Students are ultimately responsible for finding their own internships - but there are a lot of resources available to help you. Here are some ideas on what type of job you should look for, where to find it, how to apply and receive an offer, and more.
That's a good question...which leads to even more questions. Ask yourself a few:
These questions will help you figure out what types of internships you should look for. Sit down and make a list of all your options, either on paper or in your head.
You should find a job that will propel you into your field of choice or that will help you explore options in the industry. Try to find a position as similar as possible to what you want to pursue.
If you don't know what you want to do, there are Career Exploration classes on campus that can help. Check with your advisor for options.
We recommend that you start your research two semesters in advance of the semester you'd like to work. This will give you ample time to research, prepare, apply, receive and accept an offer, and make the necessary arrangements for temporarily relocating.
Finding a company to hire you as an intern can be easy and exciting, or frustrating and time-consuming. Hopefully we can help you narrow your choices and make the experience quick and rewarding.
Networking is one of your best options. Most jobs are never posted - and remember, it's not about who you know...but who THEY know!
Also remember to check Career Navigator often for internships that have been posted by employers all over the world.
Avoid looking in classified ad sections or on job-search websites - those companies are usually not in the market for temporary help.
You should avoid organizations that require you to pay a fee to help you find an internship, or organizations that have you attend a series of workshops or conferences, after which they'll " place you" in an internship. If you are convinced that is your only option, be prepared - fees can be extremely high, and opportunities are not always what they appear to be. Some organizations simply want your money, and are not concerned with what's in your best interest.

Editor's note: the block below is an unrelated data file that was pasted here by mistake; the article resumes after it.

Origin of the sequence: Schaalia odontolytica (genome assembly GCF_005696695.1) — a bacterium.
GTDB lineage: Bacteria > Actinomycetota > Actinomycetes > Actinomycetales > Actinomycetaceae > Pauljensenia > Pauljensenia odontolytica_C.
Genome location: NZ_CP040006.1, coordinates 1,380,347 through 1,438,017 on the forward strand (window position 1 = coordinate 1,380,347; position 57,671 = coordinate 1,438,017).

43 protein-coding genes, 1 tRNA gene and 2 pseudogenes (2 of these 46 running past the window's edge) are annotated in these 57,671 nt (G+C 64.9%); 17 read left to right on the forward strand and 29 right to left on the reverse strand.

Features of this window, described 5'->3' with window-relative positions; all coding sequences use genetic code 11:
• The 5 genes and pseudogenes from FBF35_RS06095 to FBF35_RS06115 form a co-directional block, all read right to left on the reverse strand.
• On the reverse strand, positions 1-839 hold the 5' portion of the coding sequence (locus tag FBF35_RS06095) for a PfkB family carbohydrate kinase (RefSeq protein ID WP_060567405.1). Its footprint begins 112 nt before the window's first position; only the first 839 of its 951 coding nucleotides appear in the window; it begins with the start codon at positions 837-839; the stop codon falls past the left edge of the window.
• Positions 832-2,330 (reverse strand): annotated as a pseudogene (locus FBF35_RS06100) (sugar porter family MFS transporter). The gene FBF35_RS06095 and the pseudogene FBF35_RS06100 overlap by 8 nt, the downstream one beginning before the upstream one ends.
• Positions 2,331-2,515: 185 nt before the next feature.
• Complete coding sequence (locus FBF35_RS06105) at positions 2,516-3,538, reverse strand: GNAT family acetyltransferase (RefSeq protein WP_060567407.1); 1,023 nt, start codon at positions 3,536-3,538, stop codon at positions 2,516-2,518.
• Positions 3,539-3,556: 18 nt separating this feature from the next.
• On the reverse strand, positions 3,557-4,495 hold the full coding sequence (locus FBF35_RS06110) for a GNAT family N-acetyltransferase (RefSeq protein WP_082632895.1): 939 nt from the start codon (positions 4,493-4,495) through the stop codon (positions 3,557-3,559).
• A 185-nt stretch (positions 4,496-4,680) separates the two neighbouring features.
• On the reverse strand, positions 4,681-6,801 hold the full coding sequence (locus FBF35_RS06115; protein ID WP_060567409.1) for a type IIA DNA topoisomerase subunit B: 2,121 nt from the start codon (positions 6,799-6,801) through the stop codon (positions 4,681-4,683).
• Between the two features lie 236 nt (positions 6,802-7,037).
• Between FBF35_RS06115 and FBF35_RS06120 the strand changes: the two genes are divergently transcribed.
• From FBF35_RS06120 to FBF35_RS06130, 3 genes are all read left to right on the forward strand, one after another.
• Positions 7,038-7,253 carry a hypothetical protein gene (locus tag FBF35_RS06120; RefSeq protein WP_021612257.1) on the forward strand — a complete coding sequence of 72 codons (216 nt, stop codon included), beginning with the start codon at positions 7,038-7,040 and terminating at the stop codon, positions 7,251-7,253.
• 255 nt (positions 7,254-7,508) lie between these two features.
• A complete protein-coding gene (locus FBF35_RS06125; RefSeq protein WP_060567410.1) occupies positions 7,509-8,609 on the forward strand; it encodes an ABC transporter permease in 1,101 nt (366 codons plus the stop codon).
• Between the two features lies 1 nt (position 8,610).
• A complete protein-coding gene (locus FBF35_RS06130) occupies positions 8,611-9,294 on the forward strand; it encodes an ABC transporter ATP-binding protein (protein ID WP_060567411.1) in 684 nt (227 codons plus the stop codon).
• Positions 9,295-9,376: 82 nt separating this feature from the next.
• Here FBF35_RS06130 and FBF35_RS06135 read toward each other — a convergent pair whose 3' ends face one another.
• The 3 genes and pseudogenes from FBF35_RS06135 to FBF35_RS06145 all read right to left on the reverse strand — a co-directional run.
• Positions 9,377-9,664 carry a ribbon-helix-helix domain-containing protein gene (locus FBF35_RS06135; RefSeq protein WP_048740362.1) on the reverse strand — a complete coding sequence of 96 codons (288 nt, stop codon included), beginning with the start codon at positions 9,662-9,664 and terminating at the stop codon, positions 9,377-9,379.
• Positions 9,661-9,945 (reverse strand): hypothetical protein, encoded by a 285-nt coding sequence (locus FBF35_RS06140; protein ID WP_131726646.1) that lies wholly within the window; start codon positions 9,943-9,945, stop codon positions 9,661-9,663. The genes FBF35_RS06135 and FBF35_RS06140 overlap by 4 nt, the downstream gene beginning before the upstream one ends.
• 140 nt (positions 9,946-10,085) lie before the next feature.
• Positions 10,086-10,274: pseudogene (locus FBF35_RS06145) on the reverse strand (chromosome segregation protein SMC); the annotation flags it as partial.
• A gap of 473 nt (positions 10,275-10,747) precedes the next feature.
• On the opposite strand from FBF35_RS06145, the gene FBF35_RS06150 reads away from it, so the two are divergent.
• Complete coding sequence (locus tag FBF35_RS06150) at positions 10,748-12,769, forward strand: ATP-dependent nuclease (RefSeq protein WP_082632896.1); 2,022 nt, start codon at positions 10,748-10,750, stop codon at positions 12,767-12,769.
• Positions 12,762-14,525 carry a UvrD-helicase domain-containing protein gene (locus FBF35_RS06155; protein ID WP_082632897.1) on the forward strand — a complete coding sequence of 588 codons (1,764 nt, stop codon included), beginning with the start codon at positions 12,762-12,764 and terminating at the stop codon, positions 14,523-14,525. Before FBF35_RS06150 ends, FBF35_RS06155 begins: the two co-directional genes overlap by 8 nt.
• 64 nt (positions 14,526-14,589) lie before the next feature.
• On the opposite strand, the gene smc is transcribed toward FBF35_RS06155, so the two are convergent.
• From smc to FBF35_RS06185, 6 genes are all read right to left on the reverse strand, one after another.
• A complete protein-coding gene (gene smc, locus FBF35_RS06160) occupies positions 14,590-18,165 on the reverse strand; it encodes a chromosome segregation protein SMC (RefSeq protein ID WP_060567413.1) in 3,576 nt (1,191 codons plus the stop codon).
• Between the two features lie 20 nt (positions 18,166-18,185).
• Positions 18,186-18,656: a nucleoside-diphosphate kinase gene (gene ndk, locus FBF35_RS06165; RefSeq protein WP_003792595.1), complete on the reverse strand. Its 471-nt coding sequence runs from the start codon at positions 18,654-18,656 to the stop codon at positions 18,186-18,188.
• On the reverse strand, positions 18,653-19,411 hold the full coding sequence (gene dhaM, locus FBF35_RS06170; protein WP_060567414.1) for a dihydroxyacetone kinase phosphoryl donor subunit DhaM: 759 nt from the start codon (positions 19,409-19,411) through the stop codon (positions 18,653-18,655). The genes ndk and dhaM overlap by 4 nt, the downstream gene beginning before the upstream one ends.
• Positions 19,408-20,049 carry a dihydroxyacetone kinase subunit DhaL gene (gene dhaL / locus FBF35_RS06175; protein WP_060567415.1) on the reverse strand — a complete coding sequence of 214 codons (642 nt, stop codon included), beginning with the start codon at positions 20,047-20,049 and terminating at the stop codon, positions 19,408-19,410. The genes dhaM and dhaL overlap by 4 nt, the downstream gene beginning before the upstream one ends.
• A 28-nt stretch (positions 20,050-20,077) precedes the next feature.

Applying for an internship is almost like applying for any other job - as long as the hiring manager knows you are applying for an internship rather than a job. There is a difference, since an internship is generally temporary in nature.
You should have a great résumé. There are several services on campus to help you if you need help writing one, or would simply like some suggestions on how to make your résumé wow those employers. Once you've written your résumé, you can set a personal appointment to have it reviewed. Services are also available to help you understand and write great cover letters. Be sure to always have a résumé on hand, or save it on a computer that is easy to access.
The Academic Discovery Center runs several Career Workshops throughout the semester that can help you improve your job-seeking skills. Visit the Events section on Career Navigator for information on current workshop schedules.
Many companies have internship programs in place, and have you apply for positions on their corporate website. When searching their job postings, be sure to include "internship" in your search criteria. When a company has a dedicated internship program, be careful that you don't miss deadlines! For example, the summer internship program deadline for NASA is January 31st each year, and the Office of Naval Intelligence deadline is in November. Best to start your search early.
Be sure that you do not apply for a full-time permanent position without disclosing that you are seeking a temporary internship position. Most internships are full-time, 40 hours a week, for the length of a semester, or 14 weeks.
If an internship posting does not include the name of the person overseeing the program, you can address your application materials to the "hiring manager" or to someone in personnel or human resources.
Just like any other job, you should follow up and ensure that the person intended received your application and knows that you are interested. Don't bug them for a decision, though.
For companies who have internship programs with website applications, there is no real way to follow through. Check the terms of the website or application process to see if they note how you will be notified of their decision. Many companies only notify those selected, and don't correspond with you if you are not selected.